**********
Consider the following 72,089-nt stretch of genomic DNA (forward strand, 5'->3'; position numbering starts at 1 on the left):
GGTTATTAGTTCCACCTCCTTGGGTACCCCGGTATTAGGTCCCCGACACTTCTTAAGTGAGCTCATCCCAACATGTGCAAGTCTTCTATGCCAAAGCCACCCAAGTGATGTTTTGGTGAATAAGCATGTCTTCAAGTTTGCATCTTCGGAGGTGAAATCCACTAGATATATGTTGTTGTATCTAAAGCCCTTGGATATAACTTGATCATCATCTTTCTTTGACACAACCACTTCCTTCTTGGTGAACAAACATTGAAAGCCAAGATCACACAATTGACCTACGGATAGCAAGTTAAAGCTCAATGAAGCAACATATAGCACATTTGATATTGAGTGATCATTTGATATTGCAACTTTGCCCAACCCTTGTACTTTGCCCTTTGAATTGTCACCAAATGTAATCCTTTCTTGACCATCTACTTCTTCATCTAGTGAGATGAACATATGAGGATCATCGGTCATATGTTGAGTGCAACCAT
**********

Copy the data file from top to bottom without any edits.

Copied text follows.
Consider the following 72,089-nt stretch of genomic DNA (forward strand, 5'->3'; position numbering starts at 1 on the left):
GGTTATTAGTTCCACCTCCTTGGGTACCCCGGTATTAGGTCCCCGACACTTCTTAAGTGAGCTCATCCCAACATGTGCAAGTCTTCTATGCCAAAGCCACCCAAGTGATGTTTTGGTGAATAAGCATGTCTTCAAGTTTGCATCTTCGGAGGTGAAATCCACTAGATATATGTTGTTGTATCTAAAGCCCTTGGATATAACTTGATCATCATCTTTCTTTGACACAACCACTTCCTTCTTGGTGAACAAACATTGAAAGCCAAGATCACACAATTGACCTACGGATAGCAAGTTAAAGCTCAATGAAGCAACATATAGCACATTTGATATTGAGTGATCATTTGATATTGCAACTTTGCCCAACCCTTGTACTTTGCCCTTTGAATTGTCACCAAATGTAATCCTTTCTTGACCATCTACTTCTTCATCTAGTGAGATGAACATATGAGGATCATCGGTCATATGTTGAGTGCAACCAT